Take an incredibly off-putting sequence where she is made to beg for a jar of peaches, the slimy, jarred preserves mushed about in close-up from the maws of Reed and Mitchell Ryan’s Doc Harrison. The film’s only moment of levity is also a double entendre for pleasures of the flesh (ripe peaches), accompanied by a playful lull in the hijacked score from Riz Ortolani, which is troubling in how it’s reminiscent of the dynamic between Katharine Ross and the two titular characters of Butch Cassidy and the Sundance Kid (1969).
Despite its rabid bluntness as concerns the role of women in the male dominated frontier, The Hunting Party’s fecklessness suggests an allegorical reading for Hackman’s Brandt and how he unquestionably vanquishes his foes with superior, long range-rifles. Safely from a distance, he never has to get his hands dirty or even become witheringly involved in his persistent vengeance, much like the defeat of the Native Americans at the hands of the brutal Europeans. But seeing as The Hunting Party is revisionist in nature, it shows an America which will be crippled by its own greedy, capitalistic appetite. Before technological advances would level the playing field, it’s a treatment which suggests, when there are no others racial others to conquer or women to own, the white race will cannibalize itself.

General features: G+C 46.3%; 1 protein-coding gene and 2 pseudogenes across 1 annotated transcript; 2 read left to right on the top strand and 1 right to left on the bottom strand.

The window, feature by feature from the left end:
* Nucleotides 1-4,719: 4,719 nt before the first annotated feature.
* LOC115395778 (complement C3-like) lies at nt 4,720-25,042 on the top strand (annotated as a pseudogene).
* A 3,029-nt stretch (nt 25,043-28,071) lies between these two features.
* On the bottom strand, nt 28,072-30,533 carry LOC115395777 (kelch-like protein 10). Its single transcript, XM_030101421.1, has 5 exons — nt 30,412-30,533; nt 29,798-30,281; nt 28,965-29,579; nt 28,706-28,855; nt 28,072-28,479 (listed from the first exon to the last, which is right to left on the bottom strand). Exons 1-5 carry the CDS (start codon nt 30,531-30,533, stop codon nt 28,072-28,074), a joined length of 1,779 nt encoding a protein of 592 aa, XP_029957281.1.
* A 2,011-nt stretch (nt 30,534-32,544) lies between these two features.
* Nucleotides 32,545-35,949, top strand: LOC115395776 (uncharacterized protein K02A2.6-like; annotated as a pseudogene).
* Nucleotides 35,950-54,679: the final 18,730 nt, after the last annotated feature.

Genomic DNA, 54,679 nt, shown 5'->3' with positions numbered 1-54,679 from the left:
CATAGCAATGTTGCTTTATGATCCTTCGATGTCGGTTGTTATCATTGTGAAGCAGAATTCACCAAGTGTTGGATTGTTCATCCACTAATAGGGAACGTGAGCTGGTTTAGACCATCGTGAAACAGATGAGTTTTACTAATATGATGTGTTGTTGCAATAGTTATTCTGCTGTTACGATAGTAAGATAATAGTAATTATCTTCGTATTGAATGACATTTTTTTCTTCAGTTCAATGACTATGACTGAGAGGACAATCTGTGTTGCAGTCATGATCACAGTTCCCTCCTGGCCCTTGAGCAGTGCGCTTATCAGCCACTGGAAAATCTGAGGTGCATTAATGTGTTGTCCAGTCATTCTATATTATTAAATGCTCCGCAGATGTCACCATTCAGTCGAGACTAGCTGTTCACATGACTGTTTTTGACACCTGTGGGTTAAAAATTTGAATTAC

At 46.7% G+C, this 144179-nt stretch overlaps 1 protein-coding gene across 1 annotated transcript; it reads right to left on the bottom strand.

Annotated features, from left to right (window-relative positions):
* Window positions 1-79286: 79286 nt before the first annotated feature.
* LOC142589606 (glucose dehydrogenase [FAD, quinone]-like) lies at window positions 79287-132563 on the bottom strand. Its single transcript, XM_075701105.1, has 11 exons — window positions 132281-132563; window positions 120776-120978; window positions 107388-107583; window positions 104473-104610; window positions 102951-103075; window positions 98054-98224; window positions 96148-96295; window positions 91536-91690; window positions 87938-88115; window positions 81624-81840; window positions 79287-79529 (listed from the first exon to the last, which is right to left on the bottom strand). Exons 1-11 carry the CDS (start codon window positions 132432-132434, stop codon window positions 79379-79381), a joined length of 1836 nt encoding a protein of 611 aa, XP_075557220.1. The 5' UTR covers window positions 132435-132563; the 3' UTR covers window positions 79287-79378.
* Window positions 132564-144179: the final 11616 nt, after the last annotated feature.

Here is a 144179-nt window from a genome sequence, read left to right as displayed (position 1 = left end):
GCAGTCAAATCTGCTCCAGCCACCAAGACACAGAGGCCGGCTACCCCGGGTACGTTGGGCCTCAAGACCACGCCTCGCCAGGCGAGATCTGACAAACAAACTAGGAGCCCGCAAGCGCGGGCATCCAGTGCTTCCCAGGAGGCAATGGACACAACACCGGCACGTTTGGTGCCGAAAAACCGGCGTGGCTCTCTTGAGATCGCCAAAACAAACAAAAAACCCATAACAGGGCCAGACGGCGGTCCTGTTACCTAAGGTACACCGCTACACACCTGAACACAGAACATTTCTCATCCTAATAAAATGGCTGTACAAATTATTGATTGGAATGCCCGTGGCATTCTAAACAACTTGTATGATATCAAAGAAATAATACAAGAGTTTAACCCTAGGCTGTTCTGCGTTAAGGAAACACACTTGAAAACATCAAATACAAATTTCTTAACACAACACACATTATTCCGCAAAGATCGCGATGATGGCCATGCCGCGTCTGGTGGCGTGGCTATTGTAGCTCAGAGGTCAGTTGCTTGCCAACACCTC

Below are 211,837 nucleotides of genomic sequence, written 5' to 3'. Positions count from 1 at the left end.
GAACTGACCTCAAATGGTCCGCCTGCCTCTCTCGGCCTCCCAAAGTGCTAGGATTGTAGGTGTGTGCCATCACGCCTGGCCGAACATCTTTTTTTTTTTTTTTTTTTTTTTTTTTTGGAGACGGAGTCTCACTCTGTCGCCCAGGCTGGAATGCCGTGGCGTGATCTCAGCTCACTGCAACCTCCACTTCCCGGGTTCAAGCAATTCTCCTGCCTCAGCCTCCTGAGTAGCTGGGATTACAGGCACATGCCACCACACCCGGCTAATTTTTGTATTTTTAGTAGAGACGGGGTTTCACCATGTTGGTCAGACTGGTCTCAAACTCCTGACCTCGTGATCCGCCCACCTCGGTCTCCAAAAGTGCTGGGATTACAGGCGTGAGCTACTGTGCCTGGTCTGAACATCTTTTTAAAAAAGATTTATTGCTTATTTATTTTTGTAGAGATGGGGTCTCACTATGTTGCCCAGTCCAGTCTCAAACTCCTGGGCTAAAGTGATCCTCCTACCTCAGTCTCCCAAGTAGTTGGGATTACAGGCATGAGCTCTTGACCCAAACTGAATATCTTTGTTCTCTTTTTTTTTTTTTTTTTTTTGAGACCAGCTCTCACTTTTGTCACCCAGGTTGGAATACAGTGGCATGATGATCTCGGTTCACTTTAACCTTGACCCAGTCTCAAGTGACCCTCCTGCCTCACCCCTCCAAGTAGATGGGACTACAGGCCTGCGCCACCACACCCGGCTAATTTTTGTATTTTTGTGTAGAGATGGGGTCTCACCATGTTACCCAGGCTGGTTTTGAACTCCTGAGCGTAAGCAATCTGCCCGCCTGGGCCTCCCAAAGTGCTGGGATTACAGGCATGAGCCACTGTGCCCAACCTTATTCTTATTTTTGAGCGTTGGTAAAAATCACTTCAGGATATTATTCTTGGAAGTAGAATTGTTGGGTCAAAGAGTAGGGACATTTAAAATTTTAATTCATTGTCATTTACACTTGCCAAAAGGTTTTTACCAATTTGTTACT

With its troubled production (Medford filmed in Spain after finally cobbling together a cast after names like Rod Steiger and Claire Bloom fell off the project) and disastrous reception, The Hunting Party was doomed for obscurity, also thanks in part to the other lucrative projects its three leads were also involved with the same year. Coming off the risible Harold Robbins adaptation The Adventurers (1969), Bergen was beginning to break into the auteur school with the well-received Mike Nichols feature Carnal Knowledge. Oliver Reed would be embroiled in the scandalous The Devils from Ken Russell, and Gene Hackman would win his first Oscar for William Friedkin’s 1971 film The French Connection.
Kino Lorber unleashes The Hunting Party as part of its Studio Classics label in 1.85:1. Picture and sound quality are perfunctory in this transfer, though DP Cecilio Paniagua (who lensed Bava’s 1973 surreal nightmare Lisa and the Devil) manages to make Almeria, Spain a suggestive stand-in for the American frontier. Kino includes an audio commentary track from film historians Howard S. Berger and Nathaniel Thompson.
Mitchell Ryan – Hunted Down:
Actor Mitchell Ryan, who plays Doc Harrison, is present for this recent twelve minute interview, recalling how he came to be involved with The Hunting Party. Ryan shares memories of working with Medford, who was happy with his cast, describing the director as ‘very prepared,’ and Oliver Reed as difficult to keep up with, drinking wise.
An unpopular vestige of the New American Cinema era, The Hunting Party may be a flimsy cousin to several more attentive entries struggling to redefine the cinematic landscape, but its unpleasantness has been unfairly used to underestimate its potential to rile and provoke.
Film Review: ★★★/☆☆☆☆☆
Disc Review: ★★★/☆☆☆☆☆